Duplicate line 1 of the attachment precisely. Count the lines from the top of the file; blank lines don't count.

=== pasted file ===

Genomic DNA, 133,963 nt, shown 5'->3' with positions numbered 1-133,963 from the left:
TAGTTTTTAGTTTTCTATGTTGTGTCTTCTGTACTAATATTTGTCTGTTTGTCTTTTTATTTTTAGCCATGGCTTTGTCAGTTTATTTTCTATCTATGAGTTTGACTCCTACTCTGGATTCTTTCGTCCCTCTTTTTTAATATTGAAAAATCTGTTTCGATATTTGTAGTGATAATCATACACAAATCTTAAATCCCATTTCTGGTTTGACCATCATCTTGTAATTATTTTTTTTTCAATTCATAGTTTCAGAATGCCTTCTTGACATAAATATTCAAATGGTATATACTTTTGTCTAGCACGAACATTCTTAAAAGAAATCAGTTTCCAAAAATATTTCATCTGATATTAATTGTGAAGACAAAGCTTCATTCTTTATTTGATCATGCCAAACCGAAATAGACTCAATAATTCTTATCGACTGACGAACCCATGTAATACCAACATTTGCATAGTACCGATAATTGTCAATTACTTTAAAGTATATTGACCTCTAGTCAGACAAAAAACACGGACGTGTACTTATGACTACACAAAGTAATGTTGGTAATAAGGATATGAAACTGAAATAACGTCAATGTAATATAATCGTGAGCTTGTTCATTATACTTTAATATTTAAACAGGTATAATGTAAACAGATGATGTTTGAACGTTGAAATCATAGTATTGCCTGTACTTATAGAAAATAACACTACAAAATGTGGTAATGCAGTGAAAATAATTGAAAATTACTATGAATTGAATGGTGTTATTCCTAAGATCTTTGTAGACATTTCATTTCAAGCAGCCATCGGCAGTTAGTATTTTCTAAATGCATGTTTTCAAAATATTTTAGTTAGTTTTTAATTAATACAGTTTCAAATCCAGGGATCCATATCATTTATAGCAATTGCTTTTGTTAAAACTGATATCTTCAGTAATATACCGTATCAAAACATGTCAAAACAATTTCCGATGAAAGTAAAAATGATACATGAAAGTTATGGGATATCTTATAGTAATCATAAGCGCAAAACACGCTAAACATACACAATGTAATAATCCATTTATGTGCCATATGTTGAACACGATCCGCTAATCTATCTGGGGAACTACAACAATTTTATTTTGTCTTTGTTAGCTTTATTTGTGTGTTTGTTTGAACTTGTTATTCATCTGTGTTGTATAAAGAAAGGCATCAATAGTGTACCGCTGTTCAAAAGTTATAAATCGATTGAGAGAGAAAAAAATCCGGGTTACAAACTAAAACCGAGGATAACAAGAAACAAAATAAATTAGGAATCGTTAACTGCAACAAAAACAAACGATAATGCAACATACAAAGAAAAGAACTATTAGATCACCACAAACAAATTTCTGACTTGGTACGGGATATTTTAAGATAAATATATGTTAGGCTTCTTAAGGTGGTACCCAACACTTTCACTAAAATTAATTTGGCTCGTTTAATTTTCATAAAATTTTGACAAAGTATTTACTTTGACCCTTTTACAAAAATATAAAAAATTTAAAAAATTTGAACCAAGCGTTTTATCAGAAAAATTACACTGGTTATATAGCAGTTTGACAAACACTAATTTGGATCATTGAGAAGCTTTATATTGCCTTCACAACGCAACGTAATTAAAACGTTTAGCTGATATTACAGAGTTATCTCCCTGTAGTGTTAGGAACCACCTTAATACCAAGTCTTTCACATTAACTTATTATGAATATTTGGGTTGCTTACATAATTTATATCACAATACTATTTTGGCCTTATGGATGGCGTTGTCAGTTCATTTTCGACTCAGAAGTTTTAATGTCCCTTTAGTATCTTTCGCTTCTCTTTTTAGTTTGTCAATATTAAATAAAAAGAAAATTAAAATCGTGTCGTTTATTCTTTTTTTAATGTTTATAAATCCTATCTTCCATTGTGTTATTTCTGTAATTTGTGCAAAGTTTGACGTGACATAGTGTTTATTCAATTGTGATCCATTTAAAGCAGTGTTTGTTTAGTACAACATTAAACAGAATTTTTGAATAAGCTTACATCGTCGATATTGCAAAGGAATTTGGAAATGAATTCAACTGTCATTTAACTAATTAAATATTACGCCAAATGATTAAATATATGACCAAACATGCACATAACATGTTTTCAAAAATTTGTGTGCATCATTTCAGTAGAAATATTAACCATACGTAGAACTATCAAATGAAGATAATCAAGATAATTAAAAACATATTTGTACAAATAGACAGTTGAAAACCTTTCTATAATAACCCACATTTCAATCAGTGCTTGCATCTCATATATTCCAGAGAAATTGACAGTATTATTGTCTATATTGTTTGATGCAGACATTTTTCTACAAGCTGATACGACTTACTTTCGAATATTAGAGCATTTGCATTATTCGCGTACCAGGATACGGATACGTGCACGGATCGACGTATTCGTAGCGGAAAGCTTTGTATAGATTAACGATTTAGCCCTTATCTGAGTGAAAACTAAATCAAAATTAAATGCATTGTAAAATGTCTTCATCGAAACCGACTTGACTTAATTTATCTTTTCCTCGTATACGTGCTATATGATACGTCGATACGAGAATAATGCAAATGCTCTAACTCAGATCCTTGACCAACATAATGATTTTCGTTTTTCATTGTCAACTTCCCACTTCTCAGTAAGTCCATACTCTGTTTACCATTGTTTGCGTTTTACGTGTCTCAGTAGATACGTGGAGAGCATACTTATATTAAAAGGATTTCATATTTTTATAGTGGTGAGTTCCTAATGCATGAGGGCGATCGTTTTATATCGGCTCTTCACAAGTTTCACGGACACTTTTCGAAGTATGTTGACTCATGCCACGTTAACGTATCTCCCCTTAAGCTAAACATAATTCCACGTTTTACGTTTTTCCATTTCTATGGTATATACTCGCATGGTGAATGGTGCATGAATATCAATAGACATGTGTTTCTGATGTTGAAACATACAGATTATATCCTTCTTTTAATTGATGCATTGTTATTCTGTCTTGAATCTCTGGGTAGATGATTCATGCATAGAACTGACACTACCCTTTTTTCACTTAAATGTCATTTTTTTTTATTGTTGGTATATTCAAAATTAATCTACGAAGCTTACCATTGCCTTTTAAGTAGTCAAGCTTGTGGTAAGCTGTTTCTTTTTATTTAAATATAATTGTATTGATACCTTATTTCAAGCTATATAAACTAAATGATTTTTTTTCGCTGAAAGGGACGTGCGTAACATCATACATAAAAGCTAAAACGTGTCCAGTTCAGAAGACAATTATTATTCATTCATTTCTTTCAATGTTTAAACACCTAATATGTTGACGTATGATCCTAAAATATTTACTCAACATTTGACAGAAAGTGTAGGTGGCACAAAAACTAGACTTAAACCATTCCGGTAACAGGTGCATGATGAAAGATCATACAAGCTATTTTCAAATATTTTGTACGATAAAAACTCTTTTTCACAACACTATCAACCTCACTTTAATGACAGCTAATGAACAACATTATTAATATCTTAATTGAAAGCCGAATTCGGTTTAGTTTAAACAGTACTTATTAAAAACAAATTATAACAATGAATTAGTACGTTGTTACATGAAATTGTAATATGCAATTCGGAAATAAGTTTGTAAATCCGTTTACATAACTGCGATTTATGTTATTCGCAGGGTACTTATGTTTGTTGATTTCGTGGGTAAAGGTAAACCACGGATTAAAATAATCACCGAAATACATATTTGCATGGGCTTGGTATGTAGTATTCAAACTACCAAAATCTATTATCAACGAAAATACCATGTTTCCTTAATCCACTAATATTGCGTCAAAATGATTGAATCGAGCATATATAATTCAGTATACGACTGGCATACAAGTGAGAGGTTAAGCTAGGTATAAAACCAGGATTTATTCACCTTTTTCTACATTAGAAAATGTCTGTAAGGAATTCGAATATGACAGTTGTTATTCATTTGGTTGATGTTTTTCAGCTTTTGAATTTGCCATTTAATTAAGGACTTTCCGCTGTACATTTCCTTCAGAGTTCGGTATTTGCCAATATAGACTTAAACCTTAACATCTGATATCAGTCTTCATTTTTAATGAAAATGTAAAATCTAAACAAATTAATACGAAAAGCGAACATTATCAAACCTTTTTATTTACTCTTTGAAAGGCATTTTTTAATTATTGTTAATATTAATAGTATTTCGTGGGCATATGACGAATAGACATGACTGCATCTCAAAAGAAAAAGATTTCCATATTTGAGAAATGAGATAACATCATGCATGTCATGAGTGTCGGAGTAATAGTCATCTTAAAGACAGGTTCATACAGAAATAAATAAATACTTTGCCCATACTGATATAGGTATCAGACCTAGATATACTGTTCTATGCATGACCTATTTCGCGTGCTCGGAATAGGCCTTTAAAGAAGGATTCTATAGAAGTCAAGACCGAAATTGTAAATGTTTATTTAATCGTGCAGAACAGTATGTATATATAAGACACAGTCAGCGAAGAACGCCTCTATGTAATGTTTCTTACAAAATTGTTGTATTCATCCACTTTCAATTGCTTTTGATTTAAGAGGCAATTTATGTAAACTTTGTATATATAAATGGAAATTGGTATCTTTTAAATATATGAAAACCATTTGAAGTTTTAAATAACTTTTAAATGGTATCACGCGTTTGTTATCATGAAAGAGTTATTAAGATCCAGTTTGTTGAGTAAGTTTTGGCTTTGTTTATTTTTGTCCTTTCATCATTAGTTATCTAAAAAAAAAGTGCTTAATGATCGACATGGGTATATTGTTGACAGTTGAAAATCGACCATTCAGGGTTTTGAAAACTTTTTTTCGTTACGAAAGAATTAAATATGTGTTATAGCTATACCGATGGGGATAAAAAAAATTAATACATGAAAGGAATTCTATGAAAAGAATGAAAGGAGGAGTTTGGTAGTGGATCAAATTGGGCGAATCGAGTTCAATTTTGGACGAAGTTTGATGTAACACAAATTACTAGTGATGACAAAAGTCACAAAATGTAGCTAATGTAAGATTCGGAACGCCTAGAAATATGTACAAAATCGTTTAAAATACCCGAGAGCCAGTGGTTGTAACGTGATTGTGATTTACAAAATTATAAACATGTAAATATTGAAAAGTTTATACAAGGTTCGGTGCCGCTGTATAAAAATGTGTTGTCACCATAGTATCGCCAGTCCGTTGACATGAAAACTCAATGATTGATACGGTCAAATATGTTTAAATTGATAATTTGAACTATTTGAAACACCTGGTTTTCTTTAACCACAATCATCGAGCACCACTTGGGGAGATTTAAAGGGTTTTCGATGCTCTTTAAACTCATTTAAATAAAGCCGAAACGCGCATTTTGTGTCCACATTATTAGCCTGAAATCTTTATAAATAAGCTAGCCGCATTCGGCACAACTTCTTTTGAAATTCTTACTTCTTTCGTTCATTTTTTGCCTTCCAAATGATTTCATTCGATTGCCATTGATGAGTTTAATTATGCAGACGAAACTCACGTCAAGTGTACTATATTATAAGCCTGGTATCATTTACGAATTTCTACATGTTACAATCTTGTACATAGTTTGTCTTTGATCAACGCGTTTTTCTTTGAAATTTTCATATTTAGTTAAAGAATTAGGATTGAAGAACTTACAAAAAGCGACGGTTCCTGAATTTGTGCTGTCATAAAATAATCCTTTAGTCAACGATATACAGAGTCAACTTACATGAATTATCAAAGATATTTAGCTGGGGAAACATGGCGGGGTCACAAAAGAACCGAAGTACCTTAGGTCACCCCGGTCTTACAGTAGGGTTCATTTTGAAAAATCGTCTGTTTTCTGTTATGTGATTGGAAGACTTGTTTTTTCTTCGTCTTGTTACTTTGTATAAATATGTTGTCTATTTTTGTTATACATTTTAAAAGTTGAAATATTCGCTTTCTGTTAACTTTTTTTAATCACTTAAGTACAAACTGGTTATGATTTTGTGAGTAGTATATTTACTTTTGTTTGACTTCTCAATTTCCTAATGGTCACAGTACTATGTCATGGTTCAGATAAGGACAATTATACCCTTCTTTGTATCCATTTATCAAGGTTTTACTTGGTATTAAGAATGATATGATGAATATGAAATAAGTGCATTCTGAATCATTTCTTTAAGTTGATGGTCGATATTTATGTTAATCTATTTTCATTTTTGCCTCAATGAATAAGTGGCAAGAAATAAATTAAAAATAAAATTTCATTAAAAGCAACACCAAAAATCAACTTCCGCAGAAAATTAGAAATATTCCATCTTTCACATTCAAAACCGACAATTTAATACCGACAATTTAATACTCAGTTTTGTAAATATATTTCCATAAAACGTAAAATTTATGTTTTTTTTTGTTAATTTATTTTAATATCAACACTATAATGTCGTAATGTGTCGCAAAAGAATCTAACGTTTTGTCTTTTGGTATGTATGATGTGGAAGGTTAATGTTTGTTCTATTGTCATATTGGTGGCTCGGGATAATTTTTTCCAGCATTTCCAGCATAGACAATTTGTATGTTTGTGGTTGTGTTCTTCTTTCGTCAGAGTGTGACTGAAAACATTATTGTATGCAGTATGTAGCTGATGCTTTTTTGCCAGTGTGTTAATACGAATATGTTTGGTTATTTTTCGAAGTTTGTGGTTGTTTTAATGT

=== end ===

Genomic DNA, 133,963 nt, shown 5'->3' with positions numbered 1-133,963 from the left: